The No. 1 reason that it is almost impossible for a Republican to get elected president is that the national news media is like a horde of hidden snipers ready to take out anyone in the GOP who looks like a legitimate threat (look out Marco Rubio!). Since at least 2004, they have essentially become the offensive line of whomever Democrats chose as their quarterback.

However, while it is easy for them to destroy one or two (if the VP candidate is a ratings grabber like Sarah Palin) candidates at a time, it is impossible for the media to do that to hundreds of non-celebrities running across the country simultaneously. Fortunately for the GOP, local media outlets no longer do any real political reporting (it’s bad for ratings!) and therefore the liberal media’s influence on midterm elections is almost nonexistent.

In 2006, the national news media did their very best to try and “nationalize” the midterms by blowing the Mark Foley scandal out of proportion and using it to kneecap the entire Republican Party (even though Foley was immediately forced to resign). That, combined with a horrendous environment caused by an out-of-favor president, gave Democrats (led by Yarmuth) the biggest midterm victory they will likely see in at least a generation.

This time around, the situation is virtually reversed, with Democrats being burdened by an unpopular president and a slew of Senate seats to defend in so-called red states. Interestingly, the closest the news media has come to nationalizing this election (other than President Obama’s misguided “my policies are on the ballot” narcissism) has been in Kentucky’s hotly contested Senate race.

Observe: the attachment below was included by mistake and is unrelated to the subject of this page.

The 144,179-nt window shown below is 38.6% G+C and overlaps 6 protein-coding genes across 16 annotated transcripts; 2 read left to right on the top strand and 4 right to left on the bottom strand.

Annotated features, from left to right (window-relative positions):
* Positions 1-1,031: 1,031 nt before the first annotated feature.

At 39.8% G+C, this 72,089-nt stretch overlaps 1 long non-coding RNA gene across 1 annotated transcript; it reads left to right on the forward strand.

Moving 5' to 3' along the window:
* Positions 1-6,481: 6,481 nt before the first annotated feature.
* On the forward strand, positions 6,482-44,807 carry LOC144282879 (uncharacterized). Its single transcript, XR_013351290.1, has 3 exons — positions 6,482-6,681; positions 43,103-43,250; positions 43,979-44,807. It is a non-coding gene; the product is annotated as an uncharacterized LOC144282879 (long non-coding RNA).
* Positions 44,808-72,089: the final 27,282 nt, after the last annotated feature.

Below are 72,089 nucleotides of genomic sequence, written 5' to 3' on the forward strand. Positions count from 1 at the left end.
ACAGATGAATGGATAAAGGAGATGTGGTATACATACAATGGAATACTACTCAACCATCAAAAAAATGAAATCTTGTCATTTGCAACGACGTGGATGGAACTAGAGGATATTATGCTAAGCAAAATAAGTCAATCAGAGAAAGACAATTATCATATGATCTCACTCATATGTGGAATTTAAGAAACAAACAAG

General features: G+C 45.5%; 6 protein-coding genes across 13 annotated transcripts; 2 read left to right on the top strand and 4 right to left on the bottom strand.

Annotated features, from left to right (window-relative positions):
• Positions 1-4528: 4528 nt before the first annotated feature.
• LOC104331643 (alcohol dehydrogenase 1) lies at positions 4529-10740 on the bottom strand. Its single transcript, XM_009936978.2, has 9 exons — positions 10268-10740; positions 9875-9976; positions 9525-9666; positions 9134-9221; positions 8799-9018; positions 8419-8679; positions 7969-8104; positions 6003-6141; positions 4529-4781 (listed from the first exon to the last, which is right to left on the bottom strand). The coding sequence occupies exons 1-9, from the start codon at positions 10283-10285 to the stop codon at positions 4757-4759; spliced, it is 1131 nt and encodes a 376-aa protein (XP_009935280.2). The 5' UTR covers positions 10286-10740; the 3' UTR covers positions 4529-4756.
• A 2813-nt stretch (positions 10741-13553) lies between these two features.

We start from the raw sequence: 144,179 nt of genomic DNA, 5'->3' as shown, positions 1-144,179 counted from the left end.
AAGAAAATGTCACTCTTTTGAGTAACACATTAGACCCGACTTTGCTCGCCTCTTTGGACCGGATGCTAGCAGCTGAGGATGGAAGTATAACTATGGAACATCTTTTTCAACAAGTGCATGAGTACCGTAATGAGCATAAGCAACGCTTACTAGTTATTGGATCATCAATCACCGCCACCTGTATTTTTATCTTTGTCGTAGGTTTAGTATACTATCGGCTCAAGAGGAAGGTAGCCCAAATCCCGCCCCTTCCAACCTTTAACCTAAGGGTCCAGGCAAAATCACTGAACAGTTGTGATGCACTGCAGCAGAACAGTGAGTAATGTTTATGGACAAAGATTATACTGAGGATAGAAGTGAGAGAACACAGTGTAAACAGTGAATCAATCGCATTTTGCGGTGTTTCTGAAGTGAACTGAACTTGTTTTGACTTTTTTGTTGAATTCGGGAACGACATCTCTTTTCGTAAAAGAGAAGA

With Alison Lundergan Grimes inexplicably unwilling to admit that she voted for Barack Obama, the contest has become a way to measure just how toxic his influence on this election really is. Ironically, if Obama were actually on the ballot, the chances of Grimes winning would be, I believe — counterintuitively — enhanced.

After all, it is hard to argue that turnout in areas where Grimes will need to dominate wouldn’t be higher if Obama were running. Therefore, we have the bizarre likelihood that Grimes will lose both because Obama is highly unpopular and because he is not on the ballot!

About the only hope I see for Democrats to maintain control of the Senate (barring a last-second GOP scandal the media could use as a national weapon) is that the GOP only gets to 50 seats on Election Day, an “independent” candidate in Kansas or South Dakota wins and decides to become a Democrat, and the national media swoops into Louisiana for a run-off election to save Mary Landrieu and the Democrats’ hide. All of which would make Vice President Joe Biden (who would break 50 – 50 ties) the most powerful man in the United States Senate.

Now do you understand why I have lost so much interest in politics? s


John Ziegler is a former Louisville radio and television host who now lives in Los Angeles and can be reached through www.JohnZiegler.com.